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tomhumf

Stop clay 'unwinding' during firing

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I've been trying to make some yarn bowls. Each time the clay kind of unwinds during firing - it moves a bit during drying too.

I'm thinking I may push it the other way while raw next time... Just wondered if there are any secrets to help avoid this problem?

IMG_20190404_184843.jpg

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Keep a small part of the lip joined together when you cut the slot. After the piece has dried completely, carefully remove that last bit. Another option is to cut the entire slot, then fold a piece of clay across the cut to hold it in place during drying. If it continues to move during firing, consider making the pot thicker, or experiment with making the cut in different shapes/directions.

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When I read your title, I pictured the clay cracking in a spiral, as this happened to me way back with several large vase/jar pots. Changes in bisque solved my problem.  I think Neil's solution would work, but you could also play with bisque schedules.

 

best,

Pres

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@JohnnyK, just cutting a hole solves the warping issue but all my customers want the slot so they can take one colour of yarn out of the bowl and replace it with another colour without having to cut the yarn.

I make the cuts all the way through the bowl then take part of what I've cut out and wedge it up, I also press in the upper left side of the cut, looks like yours is warping the other way round. Firing a little cooler than the clay maturity temperature helps also. Keeping the cut out channel part as short as possible also helps, less sag from the severed rim.

717210023_Untitled2.png.d006fddae08526d1bce39db103ed0059.png

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6 hours ago, Min said:

@JohnnyK, just cutting a hole solves the warping issue but all my customers want the slot so they can take one colour of yarn out of the bowl and replace it with another colour without having to cut the yarn.

I make the cuts all the way through the bowl then take part of what I've cut out and wedge it up, I also press in the upper left side of the cut, looks like yours is warping the other way round. Firing a little cooler than the clay maturity temperature helps also. Keeping the cut out channel part as short as possible also helps, less sag from the severed rim.

717210023_Untitled2.png.d006fddae08526d1bce39db103ed0059.png

 

Thanks, I'll try this, and probably Neils method too. Out of interest which way does your wheel spin? Maybe that's why they move different ways...

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3 hours ago, tomhumf said:

Out of interest which way does your wheel spin?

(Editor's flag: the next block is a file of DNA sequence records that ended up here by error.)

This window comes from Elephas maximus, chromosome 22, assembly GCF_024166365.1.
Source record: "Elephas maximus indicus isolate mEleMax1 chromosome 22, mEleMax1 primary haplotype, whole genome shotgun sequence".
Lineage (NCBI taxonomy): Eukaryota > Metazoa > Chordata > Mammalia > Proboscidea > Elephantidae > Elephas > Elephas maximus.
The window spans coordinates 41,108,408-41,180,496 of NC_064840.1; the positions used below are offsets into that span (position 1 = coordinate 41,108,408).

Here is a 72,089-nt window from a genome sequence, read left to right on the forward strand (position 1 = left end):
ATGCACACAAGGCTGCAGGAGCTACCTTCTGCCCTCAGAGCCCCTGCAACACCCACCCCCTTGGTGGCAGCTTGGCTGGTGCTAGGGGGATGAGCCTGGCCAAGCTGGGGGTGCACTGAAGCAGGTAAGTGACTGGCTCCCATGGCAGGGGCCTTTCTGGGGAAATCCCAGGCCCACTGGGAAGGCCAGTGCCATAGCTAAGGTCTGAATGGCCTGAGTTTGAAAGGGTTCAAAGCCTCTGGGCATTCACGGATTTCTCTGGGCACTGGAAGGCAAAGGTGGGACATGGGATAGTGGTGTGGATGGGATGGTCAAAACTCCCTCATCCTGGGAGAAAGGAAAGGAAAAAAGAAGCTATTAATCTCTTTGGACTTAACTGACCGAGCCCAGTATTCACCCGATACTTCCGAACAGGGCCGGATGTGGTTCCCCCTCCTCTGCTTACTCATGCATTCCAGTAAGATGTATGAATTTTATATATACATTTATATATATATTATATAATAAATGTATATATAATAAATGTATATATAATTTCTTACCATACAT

Counter clockwise. If mine are going to warp it's always the part on the left above the cutout that warps outwards. I think it's just because of the weight of the clay that is being suspended, if yours kick out on the right side of the cut then try press that inwards just a tiny bit after doing the cutout. 

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I think there are a combination of things going on, there is the sagging issue plus the warping. How the bowl is thrown and ribbed likely evens out the compression from the spiral throwing pressures within the clay. Without going on too much of a tangent and getting into teapot spouts here, with spouts there is an issue of spiral shrinkage from the throwing process which doesn't happen to a noticeable degree with larger forms or cast or slab built spouts. If you think about it when larger pots (like bowls) are decorated with vertical stripes on the outside the bowl doesn't come out of the glaze fire with the stripes on angles. If there is a bending, twisting, warping force the cut out slot in yarn bowls will relieve most of those pressures and permit you to counter the inherent "spring" in the form by pressing the area inwards while soft leatherhard.

Edited by Min
clarity

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I don't think it's a teapot spout thing. That really only happens with narrow tubes like spouts. And they don't unwind, they continue to wind. There are definitely stresses at work here, though, but it's more of a warping thing than a twisting thing.

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The best yarns take place on the deck of a windjammer on a trip around the horn. My pappys pappy use to talk about rounding up them whales in the middle latitudes as well as discovering Hawaii back in the day. Nothin' better than a Nantucket sleigh ride. Them were the days.

 

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5 hours ago, neilestrick said:

I don't think it's a teapot spout thing. That really only happens with narrow tubes like spouts. And they don't unwind, they continue to wind. There are definitely stresses at work here, though, but it's more of a warping thing than a twisting thing.

 I did not know that the spouts continue to wind, rather than unwind, just knew how to offset for "twist" without thinking which direction it was winding. Thanks! Never too old to learn ;)

 

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